In comparison to the seed beetles, whose spinous sclerites on the internal sac are arranged three dimensionally (Crudgington and Siva–Jothy 2000), the spines of P. maculicollis, which are arranged rather two–dimensionally, can be easily counted. Moreover, as shown in the present study, the spine number in this beetle is highly variable even within a population (Table 1). As well as possible variations among populations (see Dougherty et al. 2017 for a case of the seed beetle), it can cause mismatches between male and female genitalia. Some combinations may more severely harm females than others, enabling us to detect (1) female costs and (2) female counter adaptations. Despite that this species can potentially be a model system for future experimental studies of traumatic mating, hitherto no comprehensive study has been published for the mating biology of the Pyrrhalta spp. Establishment of rearing techniques are warranted especially for P. maculicollis to confirm our predictions on the trauma-causing functions of the genital spines with direct evidence.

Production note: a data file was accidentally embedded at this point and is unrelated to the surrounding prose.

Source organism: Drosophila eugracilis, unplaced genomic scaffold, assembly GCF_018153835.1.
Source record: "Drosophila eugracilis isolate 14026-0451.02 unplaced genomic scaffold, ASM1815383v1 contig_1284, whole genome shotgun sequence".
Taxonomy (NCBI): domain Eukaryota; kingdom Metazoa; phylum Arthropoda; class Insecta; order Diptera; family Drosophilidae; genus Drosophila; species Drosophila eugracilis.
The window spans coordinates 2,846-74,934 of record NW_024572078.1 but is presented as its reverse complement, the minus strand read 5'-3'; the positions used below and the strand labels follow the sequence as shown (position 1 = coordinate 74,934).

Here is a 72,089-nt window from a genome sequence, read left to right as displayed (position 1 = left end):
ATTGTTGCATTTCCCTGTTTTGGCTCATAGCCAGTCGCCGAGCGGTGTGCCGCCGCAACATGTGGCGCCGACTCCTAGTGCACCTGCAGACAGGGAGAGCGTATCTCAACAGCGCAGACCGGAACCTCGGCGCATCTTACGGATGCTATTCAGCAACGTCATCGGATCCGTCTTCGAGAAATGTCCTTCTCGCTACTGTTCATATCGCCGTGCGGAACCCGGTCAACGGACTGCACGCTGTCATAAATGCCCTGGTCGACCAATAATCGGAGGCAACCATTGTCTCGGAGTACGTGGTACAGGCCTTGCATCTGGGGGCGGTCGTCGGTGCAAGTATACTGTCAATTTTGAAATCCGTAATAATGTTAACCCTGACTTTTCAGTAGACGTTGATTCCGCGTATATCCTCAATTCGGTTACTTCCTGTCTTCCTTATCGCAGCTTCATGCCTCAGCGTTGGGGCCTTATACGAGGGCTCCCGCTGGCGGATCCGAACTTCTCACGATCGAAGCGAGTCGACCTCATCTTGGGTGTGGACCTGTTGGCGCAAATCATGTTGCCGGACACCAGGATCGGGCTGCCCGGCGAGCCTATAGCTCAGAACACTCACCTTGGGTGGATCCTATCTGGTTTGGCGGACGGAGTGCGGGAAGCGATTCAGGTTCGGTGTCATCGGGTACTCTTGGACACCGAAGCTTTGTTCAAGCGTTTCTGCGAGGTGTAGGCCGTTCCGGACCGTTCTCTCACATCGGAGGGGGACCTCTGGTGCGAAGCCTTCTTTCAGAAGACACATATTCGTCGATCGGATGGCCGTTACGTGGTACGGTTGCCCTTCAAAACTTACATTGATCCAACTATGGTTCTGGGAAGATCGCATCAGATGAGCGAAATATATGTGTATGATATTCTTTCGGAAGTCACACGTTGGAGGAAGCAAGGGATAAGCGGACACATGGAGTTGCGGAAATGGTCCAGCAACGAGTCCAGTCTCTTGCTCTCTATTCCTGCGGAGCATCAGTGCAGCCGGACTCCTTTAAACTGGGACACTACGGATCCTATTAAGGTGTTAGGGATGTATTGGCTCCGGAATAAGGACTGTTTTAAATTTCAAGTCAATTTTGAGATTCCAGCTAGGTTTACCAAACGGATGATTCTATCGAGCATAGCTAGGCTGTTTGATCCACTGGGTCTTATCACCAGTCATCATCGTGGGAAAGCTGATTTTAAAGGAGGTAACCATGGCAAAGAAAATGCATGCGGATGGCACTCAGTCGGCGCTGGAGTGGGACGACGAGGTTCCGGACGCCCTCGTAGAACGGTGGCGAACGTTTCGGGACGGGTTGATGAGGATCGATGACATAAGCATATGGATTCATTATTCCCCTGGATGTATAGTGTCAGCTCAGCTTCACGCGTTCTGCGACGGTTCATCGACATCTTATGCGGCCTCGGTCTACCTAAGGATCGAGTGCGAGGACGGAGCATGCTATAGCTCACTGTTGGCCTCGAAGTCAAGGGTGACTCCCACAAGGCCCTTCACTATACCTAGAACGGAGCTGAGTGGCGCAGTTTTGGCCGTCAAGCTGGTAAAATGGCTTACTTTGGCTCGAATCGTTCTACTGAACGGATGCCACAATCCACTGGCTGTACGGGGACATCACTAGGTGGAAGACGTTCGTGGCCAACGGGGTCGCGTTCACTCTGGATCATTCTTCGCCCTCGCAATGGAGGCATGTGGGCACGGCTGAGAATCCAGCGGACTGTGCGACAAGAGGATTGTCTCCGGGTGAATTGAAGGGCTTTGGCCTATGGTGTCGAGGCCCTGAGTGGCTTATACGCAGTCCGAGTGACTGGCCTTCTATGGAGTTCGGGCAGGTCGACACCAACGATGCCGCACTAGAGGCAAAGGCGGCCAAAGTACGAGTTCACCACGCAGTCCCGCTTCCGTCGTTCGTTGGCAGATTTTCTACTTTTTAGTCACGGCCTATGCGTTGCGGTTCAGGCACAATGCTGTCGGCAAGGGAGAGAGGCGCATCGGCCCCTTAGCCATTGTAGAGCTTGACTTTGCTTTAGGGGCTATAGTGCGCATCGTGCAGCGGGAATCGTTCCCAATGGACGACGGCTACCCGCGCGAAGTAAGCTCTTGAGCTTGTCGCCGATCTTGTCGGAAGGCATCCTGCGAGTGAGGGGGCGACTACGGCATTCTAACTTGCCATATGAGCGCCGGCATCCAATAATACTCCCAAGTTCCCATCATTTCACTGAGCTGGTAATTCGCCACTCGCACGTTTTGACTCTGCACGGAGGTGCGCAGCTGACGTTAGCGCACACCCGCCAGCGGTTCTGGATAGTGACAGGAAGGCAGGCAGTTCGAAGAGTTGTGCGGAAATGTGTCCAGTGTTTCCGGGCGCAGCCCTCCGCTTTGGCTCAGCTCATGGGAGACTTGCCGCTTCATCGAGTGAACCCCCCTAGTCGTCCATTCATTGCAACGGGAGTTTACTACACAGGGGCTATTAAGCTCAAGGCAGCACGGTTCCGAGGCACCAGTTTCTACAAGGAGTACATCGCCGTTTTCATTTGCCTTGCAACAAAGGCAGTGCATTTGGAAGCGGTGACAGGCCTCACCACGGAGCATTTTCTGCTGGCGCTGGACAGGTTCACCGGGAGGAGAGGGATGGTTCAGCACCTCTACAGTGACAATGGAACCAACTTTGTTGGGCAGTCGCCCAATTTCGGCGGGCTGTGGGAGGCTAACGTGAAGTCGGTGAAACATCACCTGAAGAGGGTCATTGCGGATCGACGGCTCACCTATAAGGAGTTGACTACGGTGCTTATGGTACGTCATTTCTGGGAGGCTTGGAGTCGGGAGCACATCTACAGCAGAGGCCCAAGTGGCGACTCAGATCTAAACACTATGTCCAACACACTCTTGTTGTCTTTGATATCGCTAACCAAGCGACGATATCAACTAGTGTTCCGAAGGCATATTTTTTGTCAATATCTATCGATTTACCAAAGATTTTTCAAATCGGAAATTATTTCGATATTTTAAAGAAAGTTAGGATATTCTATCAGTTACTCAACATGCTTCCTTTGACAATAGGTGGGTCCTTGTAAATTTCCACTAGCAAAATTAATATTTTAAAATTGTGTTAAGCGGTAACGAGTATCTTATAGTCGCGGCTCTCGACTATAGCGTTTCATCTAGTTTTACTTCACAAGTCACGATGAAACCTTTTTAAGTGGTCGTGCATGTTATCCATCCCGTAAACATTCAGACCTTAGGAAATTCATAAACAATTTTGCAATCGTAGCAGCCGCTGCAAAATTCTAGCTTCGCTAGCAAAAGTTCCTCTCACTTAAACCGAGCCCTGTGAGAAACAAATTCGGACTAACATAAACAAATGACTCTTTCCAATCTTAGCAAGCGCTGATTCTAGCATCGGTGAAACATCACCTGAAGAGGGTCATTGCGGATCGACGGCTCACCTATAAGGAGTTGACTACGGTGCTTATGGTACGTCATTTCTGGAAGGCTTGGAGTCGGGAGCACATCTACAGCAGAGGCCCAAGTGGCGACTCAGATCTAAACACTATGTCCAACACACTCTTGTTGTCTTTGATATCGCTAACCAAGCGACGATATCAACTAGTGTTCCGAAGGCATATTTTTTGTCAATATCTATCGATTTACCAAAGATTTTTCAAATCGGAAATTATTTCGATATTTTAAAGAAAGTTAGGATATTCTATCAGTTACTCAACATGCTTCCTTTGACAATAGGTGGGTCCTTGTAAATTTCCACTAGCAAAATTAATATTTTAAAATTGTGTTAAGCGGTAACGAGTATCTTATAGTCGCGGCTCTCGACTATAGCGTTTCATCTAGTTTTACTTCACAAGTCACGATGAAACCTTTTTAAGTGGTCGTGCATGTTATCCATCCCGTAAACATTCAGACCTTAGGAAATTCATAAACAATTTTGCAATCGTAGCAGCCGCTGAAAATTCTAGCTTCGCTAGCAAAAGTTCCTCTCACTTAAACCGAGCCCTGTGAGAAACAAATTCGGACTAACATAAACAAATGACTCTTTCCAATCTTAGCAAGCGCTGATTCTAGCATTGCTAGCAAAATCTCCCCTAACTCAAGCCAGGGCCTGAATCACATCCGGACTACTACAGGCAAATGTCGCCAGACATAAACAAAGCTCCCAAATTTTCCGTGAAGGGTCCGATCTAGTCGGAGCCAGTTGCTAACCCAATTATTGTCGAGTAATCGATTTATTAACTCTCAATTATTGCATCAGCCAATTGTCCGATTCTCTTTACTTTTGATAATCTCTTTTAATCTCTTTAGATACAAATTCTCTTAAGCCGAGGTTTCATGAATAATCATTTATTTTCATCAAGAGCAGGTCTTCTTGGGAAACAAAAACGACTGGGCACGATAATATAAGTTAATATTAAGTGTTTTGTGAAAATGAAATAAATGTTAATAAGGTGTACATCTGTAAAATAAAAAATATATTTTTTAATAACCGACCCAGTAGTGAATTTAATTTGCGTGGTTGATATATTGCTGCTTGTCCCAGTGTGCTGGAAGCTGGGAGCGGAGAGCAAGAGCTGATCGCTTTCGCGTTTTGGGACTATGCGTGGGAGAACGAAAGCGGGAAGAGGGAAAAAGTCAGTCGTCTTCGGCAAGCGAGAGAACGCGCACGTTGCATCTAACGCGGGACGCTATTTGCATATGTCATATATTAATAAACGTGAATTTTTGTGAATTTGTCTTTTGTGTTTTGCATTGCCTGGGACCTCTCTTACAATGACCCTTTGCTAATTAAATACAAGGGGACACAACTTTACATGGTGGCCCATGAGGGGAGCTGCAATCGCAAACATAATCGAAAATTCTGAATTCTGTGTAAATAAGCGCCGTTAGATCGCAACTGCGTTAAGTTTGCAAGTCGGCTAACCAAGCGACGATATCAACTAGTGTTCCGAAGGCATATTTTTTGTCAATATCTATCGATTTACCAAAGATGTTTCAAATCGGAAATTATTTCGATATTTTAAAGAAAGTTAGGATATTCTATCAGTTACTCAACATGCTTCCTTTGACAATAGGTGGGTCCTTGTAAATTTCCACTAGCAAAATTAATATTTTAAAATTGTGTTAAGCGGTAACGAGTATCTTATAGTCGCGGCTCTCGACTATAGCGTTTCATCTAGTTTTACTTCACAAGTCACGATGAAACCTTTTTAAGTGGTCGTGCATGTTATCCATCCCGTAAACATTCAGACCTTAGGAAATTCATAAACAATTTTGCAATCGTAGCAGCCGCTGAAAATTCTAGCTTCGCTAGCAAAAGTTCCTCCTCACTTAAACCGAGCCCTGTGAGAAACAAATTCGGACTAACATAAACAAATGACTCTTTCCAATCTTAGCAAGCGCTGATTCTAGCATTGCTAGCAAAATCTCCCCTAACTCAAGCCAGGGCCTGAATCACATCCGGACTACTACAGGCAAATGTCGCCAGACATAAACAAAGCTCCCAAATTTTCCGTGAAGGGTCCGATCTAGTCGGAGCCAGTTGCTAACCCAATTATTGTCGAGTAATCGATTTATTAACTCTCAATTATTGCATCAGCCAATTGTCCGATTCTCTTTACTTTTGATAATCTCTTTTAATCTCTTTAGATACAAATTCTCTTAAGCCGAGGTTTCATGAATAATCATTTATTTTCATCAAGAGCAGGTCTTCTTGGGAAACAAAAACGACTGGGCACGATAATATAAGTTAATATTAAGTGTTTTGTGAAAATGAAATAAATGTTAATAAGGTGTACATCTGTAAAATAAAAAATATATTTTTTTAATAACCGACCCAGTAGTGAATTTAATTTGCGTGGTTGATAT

We thank J. Guhl (Kiel, Germany) for her assistance with experiments during her internship at Kiel University, E. Appel and J. Michels (Kiel University, Germany) for technical support in preparing histological sections, and H. Yoshitomi (Ehime University, Japan) for discussion on terminology. We also thank to J. Bezděk (Mendel University, Czech Republic) and H. Takizawa (Saitama Pref., Japan) for providing essential information on Pyrrhalta and Tricholochmaea species and two anonymous reviewers for their careful reading of our draft. This study was party supported through funding from the Japan Society of the Promotion of Science (postdoctoral fellowship, grant no. 15J03484) to YM and from the German Research Foundation (µCT) to SNG.